Roving Teen Reporter: Casting Out Stereotypes
As I can imagine many others did, I came into high school with a stereotypical expectation of what high school was like implanted in my brain. I had groups of students divided in my mind — the jocks, the cheerleaders, the nerds, the artists, the surfers, etc. And, though I did not try to distinctly place myself into one of those movie-scene groups, I vaguely considered where I might find myself fitting in, and where I would not.
Now, a few years later, it would of course be redundant to say that the stereotype of high school is exactly that: a stereotype, and an outdated one, at that. Yet, it would be naive to say that those groups don’t exist at all, because they do, and each one seems to offer different experiences for different people.
Perhaps the most prominent and commonly-stereotypical group at Torrey Pines are the athletes. Being an athlete myself, I know that being on a sports team represents so much more of the high school experience than just the fame and the varsity jacket. Our team is truly a microcosm of the school, with people of all grades, interests and ideas coming together to achieve a goal together.
“Being a high school athlete for Torrey Pines is an amazing experience,” my teammate Rachal J. said. “It’s fun, challenging and inspiring. I gained many more skills, one of which is teamwork. I now know how to work as a team [with others] … to achieve something great as a team.”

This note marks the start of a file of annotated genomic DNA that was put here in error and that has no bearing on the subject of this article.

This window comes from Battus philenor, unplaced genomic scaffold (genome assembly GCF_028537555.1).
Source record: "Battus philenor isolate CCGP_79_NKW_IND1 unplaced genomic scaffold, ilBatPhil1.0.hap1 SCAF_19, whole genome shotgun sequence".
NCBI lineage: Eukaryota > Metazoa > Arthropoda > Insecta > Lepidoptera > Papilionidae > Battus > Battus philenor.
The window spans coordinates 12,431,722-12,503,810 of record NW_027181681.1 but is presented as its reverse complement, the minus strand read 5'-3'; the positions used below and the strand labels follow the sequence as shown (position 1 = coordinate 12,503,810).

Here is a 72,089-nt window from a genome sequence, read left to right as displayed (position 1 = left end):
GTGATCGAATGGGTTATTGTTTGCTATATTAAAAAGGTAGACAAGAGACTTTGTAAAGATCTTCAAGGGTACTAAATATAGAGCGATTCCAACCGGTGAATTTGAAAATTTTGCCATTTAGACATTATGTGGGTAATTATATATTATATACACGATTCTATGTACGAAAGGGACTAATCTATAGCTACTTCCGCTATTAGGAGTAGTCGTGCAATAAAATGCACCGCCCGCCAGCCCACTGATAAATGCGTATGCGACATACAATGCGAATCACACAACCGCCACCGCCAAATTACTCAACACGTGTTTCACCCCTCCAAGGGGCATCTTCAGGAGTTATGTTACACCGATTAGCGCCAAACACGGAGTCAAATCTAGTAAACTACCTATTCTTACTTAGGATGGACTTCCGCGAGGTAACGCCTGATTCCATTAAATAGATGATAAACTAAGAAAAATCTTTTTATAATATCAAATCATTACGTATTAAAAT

High school athletes aren’t confined by that one label; rather, it is just one aspect of their person and their experience. So, similarly, high school artists of all kinds are not defined by solely that either.
According to Jenny L., who creates art at school and at home, doing art is just another hobby like playing music or sports with its own community and experiences. “Since art’s really a thing that can be done whenever [you want], you constantly get to be motivated by this community around you,” Jenny said. “Also, by being an ‘artist,’ you get that freedom … of self-expression.”
Both athletes and aesthetes indeed seem to have their own differences and distinctions in creating a unique four years for each high school student. Yet, both groups, and all groups at that, are united by the students’ desire to succeed in academics and pursue their own individual passions.